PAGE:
Issues of concern to people who live in the west: property rights, water rights, endangered species, livestock grazing, energy production, wilderness and western agriculture. Plus a few items on western history, western literature and the sport of rodeo... Frank DuBois served as the NM Secretary of Agriculture from 1988 to 2003. DuBois is a former legislative assistant to a U.S. Senator, a Deputy Assistant Secretary of Interior, and is the founder of the DuBois Rodeo Scholarship.
Tuesday, October 04, 2016
Oklahoma debate over agriculture proposal heats up
...SQ 777 is a constitutional amendment that would prevent Oklahoma lawmakers from passing legislation to regulate agriculture unless it has a "compelling state interest."
The state question would not reverse any state statutes or ordinances enacted before Dec. 31, 2014, but any law regulating agriculture passed after that date would be subject to repeal.
Rep. Scott Biggs, R-Chickasha, could be considered one of the fathers of State Question 777. He sponsored the measure as a legislative referendum in the Legislature in 2015.
Biggs lives on a farm east of Chickasha with his wife and two daughters.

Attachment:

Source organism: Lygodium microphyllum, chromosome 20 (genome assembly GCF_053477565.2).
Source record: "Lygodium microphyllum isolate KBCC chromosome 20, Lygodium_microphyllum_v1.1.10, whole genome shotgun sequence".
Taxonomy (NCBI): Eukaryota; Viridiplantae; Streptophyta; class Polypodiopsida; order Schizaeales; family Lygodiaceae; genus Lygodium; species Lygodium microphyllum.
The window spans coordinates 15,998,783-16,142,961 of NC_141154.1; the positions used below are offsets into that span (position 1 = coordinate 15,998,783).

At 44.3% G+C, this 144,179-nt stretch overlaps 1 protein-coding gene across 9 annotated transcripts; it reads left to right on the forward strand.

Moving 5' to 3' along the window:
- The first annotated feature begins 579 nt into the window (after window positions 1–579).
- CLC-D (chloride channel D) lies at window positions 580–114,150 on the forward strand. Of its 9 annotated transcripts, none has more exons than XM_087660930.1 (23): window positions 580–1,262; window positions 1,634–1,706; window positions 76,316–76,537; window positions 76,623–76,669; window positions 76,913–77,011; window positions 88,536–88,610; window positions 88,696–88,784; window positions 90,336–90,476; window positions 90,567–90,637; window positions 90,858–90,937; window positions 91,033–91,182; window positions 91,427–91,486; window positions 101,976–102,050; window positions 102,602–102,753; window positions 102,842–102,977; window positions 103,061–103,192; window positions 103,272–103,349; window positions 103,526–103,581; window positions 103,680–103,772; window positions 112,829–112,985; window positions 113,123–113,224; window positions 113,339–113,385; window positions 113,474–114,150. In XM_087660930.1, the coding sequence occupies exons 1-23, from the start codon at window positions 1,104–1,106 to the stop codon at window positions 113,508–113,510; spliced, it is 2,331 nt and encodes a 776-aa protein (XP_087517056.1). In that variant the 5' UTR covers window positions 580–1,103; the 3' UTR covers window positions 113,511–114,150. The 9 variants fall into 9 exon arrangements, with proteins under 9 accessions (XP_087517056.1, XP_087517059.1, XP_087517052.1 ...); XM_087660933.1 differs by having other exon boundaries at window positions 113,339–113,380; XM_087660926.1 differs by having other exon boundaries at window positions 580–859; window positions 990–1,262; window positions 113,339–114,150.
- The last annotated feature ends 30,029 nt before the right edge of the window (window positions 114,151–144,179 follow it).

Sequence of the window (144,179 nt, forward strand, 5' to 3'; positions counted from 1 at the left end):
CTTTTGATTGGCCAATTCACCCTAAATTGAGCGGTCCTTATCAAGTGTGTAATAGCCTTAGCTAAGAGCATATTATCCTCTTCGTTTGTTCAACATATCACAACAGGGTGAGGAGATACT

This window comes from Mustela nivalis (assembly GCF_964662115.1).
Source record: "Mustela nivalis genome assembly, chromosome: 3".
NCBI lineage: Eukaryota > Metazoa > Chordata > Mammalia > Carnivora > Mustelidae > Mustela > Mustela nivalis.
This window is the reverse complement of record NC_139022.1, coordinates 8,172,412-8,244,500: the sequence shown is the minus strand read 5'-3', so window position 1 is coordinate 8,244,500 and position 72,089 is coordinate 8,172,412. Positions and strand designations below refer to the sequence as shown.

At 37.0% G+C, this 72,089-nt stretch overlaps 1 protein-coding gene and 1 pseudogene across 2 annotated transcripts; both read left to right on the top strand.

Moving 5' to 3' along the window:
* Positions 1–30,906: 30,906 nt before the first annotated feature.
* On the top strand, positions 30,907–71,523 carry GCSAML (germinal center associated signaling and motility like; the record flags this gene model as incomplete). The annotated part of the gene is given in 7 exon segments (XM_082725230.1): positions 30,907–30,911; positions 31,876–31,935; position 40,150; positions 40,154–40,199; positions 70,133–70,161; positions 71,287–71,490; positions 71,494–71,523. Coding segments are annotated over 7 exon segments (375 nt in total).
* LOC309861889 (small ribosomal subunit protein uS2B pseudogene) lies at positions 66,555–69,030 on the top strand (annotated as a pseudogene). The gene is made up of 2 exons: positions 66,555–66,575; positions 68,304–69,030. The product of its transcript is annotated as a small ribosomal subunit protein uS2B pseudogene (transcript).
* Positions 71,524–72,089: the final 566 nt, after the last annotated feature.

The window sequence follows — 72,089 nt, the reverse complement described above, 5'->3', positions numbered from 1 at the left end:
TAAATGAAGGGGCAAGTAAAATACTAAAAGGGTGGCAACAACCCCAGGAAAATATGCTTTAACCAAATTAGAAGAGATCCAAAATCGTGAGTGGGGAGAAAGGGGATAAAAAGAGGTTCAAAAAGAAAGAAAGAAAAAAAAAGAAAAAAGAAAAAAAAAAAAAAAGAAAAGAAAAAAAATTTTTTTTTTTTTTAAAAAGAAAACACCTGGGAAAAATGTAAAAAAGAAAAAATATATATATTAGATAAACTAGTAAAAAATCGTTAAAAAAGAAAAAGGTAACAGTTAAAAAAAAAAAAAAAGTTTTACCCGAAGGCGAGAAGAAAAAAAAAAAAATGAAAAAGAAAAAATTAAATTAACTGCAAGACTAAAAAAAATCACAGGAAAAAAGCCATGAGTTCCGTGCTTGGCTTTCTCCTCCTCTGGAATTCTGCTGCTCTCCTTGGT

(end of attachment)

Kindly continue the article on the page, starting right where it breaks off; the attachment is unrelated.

He said he authored the measure as a way to protect Oklahoma farmers from what he calls "feel-good" legislation to limit farming practices in the state at the behest of groups such as the Humane Society of the United States and the Sierra Club. "They have proposed climate-controlled shelters for cattle and limiting the amount of time you can ride a horse in other states," Biggs said. "They are successful in other states, but we don't want this legislation here and limiting family farms in Oklahoma."
'Solution in search of a problem'
Former Oklahoma Attorney General Drew Edmondson, chairman of the Oklahoma Stewardship Council, says those arguments don't hold water. The Stewardship Council is one of the lead groups opposing SQ 777.
"This is a solution in search of a problem — there is nobody attacking agriculture in Oklahoma," Edmondson said. "It's been protected since statehood."
Edmondson said the constitutional amendment could render state lawmakers unable to pass new laws to regulate new herbicides or pesticides in the future that could be harmful to people's health or the environment.
He likes to point out that the measure faces opposition that is much more expansive than just animal welfare and environmental groups. Opponents include an array of diverse groups, ranging from the League of Women Voters to the Choctaw and Cherokee Nations. The Association of Central Oklahoma Governments, as well as several municipalities have passed resolutions opposing 777...more